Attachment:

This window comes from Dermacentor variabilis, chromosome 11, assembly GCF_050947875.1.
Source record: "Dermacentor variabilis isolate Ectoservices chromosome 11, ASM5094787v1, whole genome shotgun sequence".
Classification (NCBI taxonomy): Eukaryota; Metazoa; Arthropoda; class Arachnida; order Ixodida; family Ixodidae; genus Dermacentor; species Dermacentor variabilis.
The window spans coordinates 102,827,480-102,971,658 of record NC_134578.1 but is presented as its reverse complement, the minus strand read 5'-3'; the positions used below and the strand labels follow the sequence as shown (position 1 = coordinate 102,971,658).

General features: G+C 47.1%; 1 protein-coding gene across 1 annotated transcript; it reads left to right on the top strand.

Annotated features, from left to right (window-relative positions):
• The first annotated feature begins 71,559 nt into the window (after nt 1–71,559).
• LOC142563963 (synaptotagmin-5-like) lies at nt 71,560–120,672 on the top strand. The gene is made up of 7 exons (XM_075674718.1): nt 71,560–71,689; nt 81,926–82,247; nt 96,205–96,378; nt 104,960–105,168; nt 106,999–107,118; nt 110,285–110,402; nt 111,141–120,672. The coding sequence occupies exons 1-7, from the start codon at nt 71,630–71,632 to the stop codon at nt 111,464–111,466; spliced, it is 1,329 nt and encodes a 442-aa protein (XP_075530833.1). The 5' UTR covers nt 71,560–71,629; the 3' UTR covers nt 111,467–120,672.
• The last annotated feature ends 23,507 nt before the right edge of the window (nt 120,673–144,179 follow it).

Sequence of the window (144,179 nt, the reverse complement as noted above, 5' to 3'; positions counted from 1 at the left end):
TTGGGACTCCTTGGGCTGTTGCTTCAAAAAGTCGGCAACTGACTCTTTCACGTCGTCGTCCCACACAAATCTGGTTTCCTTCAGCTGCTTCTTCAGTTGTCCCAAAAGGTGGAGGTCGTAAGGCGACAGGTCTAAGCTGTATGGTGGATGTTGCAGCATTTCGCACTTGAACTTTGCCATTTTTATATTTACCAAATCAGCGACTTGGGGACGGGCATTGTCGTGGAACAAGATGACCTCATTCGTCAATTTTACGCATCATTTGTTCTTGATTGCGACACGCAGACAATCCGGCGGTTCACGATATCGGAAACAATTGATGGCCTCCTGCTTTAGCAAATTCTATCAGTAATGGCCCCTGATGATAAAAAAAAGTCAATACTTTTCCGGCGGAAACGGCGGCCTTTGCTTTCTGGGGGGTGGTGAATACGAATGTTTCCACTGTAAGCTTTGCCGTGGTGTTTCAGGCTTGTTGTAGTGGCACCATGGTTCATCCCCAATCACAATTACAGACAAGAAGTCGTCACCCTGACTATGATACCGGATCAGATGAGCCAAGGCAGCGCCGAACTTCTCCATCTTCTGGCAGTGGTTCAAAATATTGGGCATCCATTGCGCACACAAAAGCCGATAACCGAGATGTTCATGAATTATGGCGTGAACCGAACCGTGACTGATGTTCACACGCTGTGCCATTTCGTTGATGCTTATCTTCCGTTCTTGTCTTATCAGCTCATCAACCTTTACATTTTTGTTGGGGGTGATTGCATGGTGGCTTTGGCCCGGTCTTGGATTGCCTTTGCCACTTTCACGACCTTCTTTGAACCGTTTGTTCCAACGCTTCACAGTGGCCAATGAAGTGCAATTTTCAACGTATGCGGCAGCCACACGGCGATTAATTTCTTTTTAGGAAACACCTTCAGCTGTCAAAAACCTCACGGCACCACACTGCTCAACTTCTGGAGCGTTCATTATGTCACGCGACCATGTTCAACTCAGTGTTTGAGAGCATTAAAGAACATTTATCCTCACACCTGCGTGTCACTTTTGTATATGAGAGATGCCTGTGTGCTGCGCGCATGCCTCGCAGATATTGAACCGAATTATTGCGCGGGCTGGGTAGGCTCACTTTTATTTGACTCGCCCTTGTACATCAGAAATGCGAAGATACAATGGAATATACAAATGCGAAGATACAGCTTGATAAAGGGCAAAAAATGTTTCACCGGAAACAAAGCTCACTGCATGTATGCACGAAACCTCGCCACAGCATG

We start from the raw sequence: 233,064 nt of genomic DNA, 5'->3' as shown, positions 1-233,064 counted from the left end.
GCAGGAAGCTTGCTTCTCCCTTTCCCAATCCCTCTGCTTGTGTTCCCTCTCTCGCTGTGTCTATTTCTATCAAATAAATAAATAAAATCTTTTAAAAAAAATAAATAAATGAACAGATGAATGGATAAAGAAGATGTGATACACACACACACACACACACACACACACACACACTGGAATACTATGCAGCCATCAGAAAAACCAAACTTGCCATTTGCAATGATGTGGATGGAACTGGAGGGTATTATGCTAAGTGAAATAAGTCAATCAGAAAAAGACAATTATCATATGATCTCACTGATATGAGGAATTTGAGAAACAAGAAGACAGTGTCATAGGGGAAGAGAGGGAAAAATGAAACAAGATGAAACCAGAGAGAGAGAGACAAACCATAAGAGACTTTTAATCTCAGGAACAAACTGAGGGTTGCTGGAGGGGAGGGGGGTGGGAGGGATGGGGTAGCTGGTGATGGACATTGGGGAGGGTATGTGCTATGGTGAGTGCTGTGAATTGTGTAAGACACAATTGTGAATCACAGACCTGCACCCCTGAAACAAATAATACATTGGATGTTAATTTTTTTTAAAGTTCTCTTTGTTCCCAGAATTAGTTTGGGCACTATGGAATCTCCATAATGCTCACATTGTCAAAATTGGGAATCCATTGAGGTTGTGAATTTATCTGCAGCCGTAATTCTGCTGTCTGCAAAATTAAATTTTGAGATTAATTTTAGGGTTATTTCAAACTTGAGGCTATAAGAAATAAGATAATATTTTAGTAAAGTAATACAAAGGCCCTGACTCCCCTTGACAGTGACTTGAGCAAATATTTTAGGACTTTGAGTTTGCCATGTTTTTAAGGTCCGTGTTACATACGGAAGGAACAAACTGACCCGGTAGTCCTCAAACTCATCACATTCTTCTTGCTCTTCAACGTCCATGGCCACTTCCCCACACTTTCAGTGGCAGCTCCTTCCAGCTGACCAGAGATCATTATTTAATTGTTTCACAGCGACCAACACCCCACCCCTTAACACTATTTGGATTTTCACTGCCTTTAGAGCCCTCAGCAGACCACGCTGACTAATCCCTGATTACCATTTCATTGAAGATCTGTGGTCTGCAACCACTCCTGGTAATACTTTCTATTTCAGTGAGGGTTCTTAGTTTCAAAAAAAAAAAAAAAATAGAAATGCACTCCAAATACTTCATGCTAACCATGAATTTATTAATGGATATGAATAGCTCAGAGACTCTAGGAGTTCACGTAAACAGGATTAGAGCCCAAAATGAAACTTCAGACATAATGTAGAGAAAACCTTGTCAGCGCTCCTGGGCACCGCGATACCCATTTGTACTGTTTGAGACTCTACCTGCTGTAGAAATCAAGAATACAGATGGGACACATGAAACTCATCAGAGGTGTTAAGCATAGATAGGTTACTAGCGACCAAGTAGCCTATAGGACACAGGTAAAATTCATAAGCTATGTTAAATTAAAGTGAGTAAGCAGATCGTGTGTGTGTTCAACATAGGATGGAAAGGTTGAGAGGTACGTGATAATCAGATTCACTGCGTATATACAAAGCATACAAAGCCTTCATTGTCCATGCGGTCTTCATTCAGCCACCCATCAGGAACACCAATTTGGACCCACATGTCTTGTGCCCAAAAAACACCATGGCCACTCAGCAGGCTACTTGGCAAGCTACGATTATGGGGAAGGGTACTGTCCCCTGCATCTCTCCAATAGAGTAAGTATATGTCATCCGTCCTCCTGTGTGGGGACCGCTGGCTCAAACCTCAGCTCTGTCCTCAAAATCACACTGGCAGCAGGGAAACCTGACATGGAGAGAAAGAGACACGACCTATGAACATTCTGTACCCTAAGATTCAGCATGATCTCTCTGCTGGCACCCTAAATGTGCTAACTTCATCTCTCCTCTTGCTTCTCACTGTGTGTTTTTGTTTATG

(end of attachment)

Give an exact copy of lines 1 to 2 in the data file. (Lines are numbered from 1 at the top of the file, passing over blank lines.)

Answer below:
This window comes from Dermacentor variabilis, chromosome 11, assembly GCF_050947875.1.
Source record: "Dermacentor variabilis isolate Ectoservices chromosome 11, ASM5094787v1, whole genome shotgun sequence".